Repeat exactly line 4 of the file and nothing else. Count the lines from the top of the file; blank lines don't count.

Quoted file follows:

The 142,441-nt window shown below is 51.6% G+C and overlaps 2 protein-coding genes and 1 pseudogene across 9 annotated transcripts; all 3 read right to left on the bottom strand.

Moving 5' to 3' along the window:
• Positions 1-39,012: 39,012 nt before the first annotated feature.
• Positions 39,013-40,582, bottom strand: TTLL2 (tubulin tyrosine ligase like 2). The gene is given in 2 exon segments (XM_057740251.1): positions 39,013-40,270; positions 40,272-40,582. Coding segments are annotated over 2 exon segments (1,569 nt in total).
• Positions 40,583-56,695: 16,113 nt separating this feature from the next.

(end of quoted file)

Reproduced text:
• Positions 39,013-40,582, bottom strand: TTLL2 (tubulin tyrosine ligase like 2). The gene is given in 2 exon segments (XM_057740251.1): positions 39,013-40,270; positions 40,272-40,582. Coding segments are annotated over 2 exon segments (1,569 nt in total).